We’ve watched a few DVD series over the years during our time in Young Adults’ Ministry and leading Youth Ministry. I love the discussion that can come from these sessions, especially when it’s not the superficial kind or the ‘right answers only’ kind. Don’t you agree? Good discussion can be really key in unpacking new ideas and concepts.
So if you’ve got a DVD series you want to watch at Youth that you picked up at your local Christian bookstore, how do you go about writing questions to get that real, life-changing discussion happening?
Note: this can also apply to discussion questions for a film.
Watch the DVD in advance.
First things first. Watch that DVD and make sure it’s suitable for your audience. We’ve made the mistake in the past of showing a DVD at Youth that was probably more suited to Young Adult audiences!
Take notes, especially if there are clear, numbered points.
Take lots of notes. If the speaker has clear, numbered points be sure to include all of those. Following the same numbering system and points will help your students during the discussion, especially if they’ve taken their own notes and are reading from them.
Take note of examples used to explain concepts as well. Some may not be relatable to your students, so add your own examples to these as you go.
Write down all scriptures.
Usually a speaker will have a key scripture that they focus on, and often they’ll include a range of others as well. It’s a good idea to write all of those extra scriptures down as well as the key scripture. That way you’ll have them handy if you need to refer to them later.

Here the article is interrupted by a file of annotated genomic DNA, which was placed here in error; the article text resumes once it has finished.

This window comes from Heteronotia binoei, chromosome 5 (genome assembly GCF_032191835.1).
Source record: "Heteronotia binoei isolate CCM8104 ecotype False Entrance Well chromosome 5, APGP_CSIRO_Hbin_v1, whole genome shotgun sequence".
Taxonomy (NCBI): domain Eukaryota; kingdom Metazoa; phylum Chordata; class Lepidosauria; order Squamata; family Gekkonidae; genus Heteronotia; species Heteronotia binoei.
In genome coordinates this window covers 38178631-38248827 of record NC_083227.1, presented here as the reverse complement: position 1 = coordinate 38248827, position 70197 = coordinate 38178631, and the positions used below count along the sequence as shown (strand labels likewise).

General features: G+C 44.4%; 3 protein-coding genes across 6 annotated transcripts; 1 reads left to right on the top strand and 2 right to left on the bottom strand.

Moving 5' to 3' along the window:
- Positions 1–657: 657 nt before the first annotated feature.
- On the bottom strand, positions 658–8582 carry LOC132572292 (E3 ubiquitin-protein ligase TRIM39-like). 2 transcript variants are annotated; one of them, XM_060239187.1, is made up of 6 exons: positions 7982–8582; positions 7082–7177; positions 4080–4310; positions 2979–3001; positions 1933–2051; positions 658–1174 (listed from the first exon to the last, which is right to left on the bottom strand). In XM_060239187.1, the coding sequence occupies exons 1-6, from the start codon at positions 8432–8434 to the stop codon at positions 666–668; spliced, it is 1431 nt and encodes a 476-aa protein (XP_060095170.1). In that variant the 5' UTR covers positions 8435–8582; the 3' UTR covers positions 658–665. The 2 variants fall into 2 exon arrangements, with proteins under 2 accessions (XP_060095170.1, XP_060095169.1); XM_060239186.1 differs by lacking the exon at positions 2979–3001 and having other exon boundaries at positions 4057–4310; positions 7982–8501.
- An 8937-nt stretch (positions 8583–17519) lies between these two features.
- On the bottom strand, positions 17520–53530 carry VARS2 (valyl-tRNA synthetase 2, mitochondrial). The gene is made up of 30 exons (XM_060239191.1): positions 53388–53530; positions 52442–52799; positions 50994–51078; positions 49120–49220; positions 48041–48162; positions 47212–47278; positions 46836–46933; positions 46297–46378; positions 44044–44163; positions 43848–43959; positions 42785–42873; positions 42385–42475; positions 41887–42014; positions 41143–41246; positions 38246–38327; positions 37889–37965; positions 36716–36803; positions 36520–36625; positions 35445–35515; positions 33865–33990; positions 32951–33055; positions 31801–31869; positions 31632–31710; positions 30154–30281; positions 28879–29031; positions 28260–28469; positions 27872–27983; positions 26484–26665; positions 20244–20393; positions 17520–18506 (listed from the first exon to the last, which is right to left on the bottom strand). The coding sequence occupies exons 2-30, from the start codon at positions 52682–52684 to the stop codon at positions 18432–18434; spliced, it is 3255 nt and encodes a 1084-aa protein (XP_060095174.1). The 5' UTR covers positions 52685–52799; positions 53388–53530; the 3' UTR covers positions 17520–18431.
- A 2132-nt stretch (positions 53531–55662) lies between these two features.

Start writing your discussion questions.
Think: What do you want your students to learn from this? What is the take home message? Keep the answers to these questions in mind as you write.
Some people (me, haha) need a bit of space to process something before sharing their thoughts on it. I try to keep this in mind when writing that first question. The main point of these questions is that they are easy to answer and get everyone talking. Some ideas for opening questions are:
- “How did that make you feel?”
- “What stood out for you?”
- A short yes/no or true/false quiz based on the DVD
- A relatable scenario from or based on the DVD followed by “what would you do in this situation?”
- Write out 3 or 4 yes/no questions on separate pieces of paper to put up around the room, and give your students 1 minute to run around writing their answers on (this is a good way to get them moving and talking after sitting watching a DVD)
Write open-ended questions and include action points.
Write open ended questions that leave room for discussion rather than just finding the “right answer”. These kinds of questions help students to think about how the discussion topic applies to their own lives. Action points also help students to take action in situations in their own lives. Some examples of these types of questions include:
- “What does it mean to you…”
- “Why do you think…”
- “What do you think the speaker meant by…”
- “How could you apply this scripture to your life?” / “What are some situations in your life where this scripture might apply?”
- “What steps are you taking towards…” / “What steps could you start taking towards…”
Help them to engage during the DVD.
To have an even better discussion, do something to help your students engage with the DVD. This could be a worksheet with a few questions or fill-in-the-blanks, or simply the key scripture and the number of points with space for their own notes.
- Have you done this before? What tips do you have for writing questions for a DVD study?
- In your experience, what’s been the best kind of discussion question in your group?